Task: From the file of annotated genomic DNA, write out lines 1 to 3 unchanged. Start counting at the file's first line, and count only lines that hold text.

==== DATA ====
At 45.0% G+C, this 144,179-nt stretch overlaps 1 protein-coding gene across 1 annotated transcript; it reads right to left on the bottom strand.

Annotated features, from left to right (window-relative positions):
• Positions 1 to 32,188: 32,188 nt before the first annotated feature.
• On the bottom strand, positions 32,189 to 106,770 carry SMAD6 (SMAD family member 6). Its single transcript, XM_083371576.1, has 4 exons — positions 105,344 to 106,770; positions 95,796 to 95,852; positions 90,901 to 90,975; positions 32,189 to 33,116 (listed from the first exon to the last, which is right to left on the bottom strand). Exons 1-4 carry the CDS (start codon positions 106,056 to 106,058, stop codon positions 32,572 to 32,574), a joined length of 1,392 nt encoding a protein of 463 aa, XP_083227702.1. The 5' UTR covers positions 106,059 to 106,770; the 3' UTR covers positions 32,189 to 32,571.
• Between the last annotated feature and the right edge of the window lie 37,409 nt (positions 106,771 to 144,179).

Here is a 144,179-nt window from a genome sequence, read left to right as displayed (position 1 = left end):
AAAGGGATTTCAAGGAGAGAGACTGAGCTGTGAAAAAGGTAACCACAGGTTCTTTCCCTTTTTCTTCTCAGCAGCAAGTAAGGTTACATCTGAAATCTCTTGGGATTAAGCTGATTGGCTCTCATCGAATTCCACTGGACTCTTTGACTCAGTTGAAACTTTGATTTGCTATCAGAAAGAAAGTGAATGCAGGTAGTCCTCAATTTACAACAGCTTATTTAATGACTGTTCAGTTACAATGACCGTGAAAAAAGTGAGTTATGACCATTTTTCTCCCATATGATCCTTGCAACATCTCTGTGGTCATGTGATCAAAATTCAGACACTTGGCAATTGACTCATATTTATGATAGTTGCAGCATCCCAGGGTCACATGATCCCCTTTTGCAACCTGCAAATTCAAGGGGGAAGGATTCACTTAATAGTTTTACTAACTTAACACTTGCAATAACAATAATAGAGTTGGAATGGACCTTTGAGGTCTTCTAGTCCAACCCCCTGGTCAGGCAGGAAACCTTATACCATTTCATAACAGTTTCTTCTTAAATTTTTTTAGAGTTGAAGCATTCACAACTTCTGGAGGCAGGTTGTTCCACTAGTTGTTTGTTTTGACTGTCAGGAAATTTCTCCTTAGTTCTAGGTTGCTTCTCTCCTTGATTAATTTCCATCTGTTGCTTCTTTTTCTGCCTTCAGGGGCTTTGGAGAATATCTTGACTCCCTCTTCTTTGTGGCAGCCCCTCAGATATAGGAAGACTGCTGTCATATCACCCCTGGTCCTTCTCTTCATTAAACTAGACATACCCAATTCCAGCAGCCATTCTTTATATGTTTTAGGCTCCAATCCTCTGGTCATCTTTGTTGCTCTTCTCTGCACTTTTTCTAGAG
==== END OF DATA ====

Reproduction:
At 45.0% G+C, this 144,179-nt stretch overlaps 1 protein-coding gene across 1 annotated transcript; it reads right to left on the bottom strand.

Annotated features, from left to right (window-relative positions):
• Positions 1 to 32,188: 32,188 nt before the first annotated feature.